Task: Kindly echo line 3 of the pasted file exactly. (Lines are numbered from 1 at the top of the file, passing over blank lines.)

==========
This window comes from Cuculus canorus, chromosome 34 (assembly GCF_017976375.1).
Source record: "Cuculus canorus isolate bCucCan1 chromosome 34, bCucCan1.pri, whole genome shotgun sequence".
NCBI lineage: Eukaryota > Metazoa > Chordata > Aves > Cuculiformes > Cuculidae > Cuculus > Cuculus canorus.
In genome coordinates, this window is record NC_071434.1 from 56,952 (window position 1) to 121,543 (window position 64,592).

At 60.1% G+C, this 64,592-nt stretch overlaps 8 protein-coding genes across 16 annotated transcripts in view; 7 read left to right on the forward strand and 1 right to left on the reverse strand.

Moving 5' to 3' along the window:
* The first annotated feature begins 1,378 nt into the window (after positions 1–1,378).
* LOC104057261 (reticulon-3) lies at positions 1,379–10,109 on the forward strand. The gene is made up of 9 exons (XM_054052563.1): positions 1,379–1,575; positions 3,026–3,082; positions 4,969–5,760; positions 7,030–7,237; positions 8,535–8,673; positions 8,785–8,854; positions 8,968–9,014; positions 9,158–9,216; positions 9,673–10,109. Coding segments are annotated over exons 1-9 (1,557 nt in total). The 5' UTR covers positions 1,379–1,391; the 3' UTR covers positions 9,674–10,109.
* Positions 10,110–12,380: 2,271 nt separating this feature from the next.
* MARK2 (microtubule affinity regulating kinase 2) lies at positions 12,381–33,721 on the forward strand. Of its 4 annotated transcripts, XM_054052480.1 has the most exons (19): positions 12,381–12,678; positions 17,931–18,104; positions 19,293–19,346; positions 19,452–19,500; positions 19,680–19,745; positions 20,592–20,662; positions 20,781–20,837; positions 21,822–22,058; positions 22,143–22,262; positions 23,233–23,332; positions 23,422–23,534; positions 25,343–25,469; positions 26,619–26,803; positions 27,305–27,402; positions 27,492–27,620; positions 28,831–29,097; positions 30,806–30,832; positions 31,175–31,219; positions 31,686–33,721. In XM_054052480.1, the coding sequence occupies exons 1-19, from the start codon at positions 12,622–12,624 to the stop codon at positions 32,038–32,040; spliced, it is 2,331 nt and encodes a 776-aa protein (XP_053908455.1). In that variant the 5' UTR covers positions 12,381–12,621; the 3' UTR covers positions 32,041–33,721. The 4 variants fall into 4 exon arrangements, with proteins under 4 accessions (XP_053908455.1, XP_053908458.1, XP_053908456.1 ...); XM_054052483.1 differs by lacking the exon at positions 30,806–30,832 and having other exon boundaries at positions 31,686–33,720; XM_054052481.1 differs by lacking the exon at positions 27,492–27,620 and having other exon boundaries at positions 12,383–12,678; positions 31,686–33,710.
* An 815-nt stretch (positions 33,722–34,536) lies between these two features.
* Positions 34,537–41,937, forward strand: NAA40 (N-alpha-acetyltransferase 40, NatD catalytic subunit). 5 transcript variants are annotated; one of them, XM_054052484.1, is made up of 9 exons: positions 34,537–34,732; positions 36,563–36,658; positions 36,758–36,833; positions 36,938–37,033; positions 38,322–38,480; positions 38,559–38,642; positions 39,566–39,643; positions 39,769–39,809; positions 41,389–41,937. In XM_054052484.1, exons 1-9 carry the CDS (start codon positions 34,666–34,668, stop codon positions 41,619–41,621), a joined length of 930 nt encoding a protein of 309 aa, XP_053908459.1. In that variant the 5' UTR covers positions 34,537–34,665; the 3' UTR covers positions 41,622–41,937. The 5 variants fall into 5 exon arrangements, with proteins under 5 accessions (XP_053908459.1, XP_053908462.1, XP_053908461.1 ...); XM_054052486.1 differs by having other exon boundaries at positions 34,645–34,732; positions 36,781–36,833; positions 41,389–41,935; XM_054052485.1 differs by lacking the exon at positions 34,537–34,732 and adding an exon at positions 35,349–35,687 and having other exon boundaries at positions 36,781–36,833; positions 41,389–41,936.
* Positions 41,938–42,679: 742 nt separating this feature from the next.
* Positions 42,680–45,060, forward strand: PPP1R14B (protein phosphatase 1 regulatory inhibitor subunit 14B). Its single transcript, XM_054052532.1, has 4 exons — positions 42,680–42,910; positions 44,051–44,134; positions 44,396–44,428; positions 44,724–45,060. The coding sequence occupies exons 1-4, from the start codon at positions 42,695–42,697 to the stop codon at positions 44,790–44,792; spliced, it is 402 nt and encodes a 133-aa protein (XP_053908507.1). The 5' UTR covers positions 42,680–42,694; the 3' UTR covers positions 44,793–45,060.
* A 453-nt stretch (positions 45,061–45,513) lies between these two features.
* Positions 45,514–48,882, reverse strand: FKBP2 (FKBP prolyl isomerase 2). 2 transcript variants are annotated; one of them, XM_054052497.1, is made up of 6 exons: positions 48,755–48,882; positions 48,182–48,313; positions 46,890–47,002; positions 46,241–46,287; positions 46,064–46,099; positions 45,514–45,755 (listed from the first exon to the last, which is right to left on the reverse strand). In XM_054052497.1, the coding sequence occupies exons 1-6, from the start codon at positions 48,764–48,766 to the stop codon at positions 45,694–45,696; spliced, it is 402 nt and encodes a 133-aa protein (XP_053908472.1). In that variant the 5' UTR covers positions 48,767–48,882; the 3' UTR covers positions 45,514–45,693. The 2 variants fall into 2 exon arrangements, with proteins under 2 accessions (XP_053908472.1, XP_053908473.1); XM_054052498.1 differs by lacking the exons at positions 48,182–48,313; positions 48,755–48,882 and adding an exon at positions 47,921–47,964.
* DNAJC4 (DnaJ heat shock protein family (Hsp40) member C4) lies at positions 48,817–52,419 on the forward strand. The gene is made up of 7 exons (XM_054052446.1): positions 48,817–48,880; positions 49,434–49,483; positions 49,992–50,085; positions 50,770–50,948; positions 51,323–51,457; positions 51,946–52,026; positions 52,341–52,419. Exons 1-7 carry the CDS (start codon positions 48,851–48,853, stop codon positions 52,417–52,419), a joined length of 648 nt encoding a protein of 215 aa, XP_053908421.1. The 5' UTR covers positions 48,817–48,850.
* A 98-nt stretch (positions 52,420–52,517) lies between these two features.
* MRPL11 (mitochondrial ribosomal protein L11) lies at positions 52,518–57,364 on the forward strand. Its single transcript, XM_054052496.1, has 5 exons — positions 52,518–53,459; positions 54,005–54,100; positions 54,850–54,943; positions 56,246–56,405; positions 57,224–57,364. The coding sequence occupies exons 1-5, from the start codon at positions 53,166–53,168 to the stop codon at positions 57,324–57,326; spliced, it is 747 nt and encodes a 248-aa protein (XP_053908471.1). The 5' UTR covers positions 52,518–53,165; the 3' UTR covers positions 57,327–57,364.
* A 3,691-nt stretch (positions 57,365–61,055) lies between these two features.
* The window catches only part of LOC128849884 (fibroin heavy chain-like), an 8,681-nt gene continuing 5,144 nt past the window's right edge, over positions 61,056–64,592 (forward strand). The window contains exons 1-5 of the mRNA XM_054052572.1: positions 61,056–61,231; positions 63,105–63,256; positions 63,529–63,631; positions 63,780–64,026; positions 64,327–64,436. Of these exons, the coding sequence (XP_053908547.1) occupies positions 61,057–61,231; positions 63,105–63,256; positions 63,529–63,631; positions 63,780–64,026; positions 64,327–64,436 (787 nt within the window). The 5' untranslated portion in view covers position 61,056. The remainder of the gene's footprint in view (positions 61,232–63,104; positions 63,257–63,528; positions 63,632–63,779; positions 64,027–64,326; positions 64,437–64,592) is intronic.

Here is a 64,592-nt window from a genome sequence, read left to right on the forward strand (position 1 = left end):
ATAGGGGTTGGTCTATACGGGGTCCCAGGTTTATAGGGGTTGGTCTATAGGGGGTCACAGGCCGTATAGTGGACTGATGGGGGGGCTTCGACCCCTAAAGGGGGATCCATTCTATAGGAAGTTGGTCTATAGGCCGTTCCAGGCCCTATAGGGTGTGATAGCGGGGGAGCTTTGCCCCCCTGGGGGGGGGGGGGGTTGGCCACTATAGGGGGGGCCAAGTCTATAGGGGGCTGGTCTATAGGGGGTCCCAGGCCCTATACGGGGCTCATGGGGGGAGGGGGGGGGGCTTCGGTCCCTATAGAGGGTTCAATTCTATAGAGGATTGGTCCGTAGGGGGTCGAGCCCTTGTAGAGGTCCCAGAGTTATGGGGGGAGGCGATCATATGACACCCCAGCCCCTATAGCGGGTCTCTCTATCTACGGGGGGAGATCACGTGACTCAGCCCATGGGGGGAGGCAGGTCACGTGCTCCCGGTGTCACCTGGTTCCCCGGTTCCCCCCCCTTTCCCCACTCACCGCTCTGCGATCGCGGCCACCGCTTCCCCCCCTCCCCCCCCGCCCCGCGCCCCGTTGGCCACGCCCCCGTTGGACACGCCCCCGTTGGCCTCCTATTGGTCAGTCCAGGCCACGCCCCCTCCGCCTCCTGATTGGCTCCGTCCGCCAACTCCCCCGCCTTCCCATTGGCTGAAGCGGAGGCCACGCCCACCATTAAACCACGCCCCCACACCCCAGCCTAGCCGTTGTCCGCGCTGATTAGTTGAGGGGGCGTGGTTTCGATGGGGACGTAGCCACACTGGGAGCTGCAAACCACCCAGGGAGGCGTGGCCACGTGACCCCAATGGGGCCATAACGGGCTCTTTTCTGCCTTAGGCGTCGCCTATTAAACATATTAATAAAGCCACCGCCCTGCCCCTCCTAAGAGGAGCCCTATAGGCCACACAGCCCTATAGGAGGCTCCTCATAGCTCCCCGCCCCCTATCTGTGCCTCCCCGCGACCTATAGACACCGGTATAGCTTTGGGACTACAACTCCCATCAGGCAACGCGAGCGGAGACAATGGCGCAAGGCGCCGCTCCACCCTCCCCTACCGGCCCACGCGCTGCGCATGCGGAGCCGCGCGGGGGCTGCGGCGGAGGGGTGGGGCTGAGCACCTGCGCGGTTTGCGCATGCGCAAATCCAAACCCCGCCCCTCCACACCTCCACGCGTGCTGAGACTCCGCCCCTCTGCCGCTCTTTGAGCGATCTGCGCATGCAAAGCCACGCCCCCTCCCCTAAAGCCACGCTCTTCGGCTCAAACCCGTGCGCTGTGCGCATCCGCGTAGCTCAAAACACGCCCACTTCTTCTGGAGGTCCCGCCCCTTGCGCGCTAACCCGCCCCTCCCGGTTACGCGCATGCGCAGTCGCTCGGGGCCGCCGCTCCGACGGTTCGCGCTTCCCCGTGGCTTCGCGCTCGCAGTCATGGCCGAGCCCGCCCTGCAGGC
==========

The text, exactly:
NCBI lineage: Eukaryota > Metazoa > Chordata > Aves > Cuculiformes > Cuculidae > Cuculus > Cuculus canorus.